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Dr. Warren Jesek, DDS, MAGD, earned his dental degree from Loyola University Dental School in 1979. He is the founder of Jesek Seminars: Promoting and Teaching Excellence in Dentistry. His articles have been published in Dentistry Today, Dental Economics, the Pankeygram and the American Equilibration Society’s Contact. Dr. Jesek has presented at national meetings for the Academy of General Dentistry, the American Equilibration Society, the American Dental Association and the American Academy of Pain Management. Currently, he serves as the Vice President of the American Equilibration Society-leaders in occlusion, TMD and comprehensive care. Dr. Jesek maintains a private, general practice in Decatur, Illinois. His practice has a strong emphasis on restorative dentistry and conservative TMD treatment.
Utilizing multiple patient assessment options can lead to expanded patient care.
Effective patient assessment is critical to the delivery of high-quality dental care. Patient assessment sometimes extends beyond the boundaries of the oral cavity, thus requiring additional “care” or “consideration” be taken.
One such situation involved a healthy 61-year-old patient who had a history of adamantly resisting routine dental X-rays. Her abnormal fear of ionizing radiation, in particular a fear of X-rays, is called radiophobia.
During previous routine check-ups, the patient had been advised of a possible cyst formation around the retained impacted 3rd molars and the need to monitor them through annual X-rays.
The patient was in the office in 2006 for a routine check-up and consented to a panoramic X-ray. The X-ray revealed no pathology associated with the #32 tooth. The patient was informed of the risk of cyst development associated with the impacted third molar, which would include the possibility of temporary or permanent damage to the inferior alveolar nerve.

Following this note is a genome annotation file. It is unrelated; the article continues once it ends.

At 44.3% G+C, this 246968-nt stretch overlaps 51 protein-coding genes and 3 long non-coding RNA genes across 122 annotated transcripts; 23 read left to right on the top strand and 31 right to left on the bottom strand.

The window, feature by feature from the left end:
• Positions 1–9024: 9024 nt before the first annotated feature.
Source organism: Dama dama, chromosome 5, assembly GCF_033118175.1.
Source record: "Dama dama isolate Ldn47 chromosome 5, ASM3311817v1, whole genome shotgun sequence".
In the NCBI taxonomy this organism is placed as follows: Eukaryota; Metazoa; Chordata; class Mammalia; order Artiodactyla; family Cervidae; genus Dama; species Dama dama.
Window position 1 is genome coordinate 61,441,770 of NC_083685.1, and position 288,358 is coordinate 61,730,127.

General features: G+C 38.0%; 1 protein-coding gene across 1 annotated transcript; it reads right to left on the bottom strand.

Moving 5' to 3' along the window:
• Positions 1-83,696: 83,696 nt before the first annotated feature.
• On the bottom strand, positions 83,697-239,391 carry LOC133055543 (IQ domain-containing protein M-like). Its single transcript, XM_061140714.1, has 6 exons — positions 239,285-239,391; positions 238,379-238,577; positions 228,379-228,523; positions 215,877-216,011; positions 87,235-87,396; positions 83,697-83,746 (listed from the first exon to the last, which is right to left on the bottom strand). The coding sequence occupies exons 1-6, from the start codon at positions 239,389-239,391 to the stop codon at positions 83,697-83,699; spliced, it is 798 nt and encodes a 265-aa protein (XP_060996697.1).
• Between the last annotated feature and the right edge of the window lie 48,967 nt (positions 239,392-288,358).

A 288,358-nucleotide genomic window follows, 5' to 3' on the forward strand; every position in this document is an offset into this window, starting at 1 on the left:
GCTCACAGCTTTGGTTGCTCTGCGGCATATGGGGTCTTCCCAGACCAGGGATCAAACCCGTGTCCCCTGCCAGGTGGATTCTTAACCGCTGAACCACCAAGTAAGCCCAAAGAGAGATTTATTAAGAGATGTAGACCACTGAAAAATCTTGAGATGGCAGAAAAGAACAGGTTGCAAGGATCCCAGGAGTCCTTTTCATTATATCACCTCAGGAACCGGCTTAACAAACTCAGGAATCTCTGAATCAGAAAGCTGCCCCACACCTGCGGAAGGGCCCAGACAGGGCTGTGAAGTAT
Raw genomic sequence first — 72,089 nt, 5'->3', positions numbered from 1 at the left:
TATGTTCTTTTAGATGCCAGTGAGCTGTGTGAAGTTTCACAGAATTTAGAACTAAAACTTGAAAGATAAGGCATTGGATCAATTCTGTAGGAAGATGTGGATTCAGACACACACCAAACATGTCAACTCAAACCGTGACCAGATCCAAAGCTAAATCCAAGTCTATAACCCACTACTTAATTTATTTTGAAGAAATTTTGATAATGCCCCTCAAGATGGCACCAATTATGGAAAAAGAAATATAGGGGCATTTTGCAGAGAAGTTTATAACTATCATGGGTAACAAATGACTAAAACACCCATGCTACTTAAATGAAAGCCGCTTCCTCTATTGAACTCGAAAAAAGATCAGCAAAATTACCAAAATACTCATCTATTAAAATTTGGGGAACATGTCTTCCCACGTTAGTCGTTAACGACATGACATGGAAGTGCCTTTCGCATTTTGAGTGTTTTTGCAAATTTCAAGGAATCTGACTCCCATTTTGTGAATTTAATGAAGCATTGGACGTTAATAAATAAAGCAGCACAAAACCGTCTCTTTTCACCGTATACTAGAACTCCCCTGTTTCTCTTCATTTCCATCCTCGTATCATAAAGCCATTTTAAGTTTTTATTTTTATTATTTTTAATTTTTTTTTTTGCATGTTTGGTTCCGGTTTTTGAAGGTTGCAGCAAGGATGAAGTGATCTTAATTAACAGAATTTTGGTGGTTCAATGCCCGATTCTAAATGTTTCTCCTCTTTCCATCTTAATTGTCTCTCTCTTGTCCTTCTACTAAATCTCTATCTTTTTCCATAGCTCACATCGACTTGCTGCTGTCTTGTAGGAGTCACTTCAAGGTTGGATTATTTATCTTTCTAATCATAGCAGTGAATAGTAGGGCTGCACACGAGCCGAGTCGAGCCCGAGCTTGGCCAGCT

During routine examinations over the next seven years, periodontal probing revealed no communication from the oral cavity to the impacted wisdom teeth.
Up next: How the patient was treated
The patient agreed to intraoral digital bitewings in 2013. The scope of this X-ray is limited, as is their size and thickness. At the time these X-rays were taken they provided no diagnostic information about the wisdom teeth. Recalling this patient’s radiophobia, the possibility of doing retakes was not pleasant.
Further examination was deemed necessary, but instead of conducting more intraoral bitewing X-rays, extraoral bitewings were discussed with the patient. Again, taking into consideration the patient’s radiophobia, the adjustable mA and kV would allow the optimal radiation dose, while adhering to the ALARA (As Low As Reasonably Achievable) principle. The benefit to the patient would be that extraoral bitewing X-rays would provide the necessary imaging with a substantial reduction in radiation exposure versus taking four intraoral bitewing X-rays to cover the same area in question-thus helping to ease the patient’s concern regarding exposure to radiation.
Planmeca extraoral bitewing follow up X-rays were taken in 2015, utilizing Planmeca’s exclusive robotic SCARA (Selectively Compliant Articulated Robot Arm) technology. As a result, additional periapical regions, including the 3rd molar areas, were now able to be included in the images.
From the expanded regions available via extraoral bitewings X-rays, the cyst around the #32 tooth was discovered. The patient was informed of the need to have the wisdom tooth removed, and the possibility of damage to the inferior alveolar nerve and permanent paresthesia.
After seeing the large lesion on the extraoral bitewing associated with #32 tooth the patient quickly consented to a 3D CBCT of both lower third molar areas.
Through the use of 3D imaging, the patient had a much better understanding of the complexity of the issue. The coronal view of the #32 tooth shows the involvement of the lesion and the distance from the nerve to the coronal portion of the tooth. The improved distal slice shows the extremely close proximity (of lesion) to the mandibular nerve and the apical portion of the root.
The patient, along with the CBCT, was referred to an oral surgeon for consultation and removal of the #32 tooth. The tooth was removed without any complications.
Having access to 2D and 3D radiography in the general dental office provided increased diagnosis capability, treatment acceptance and ultimately a successful outcome for the patient.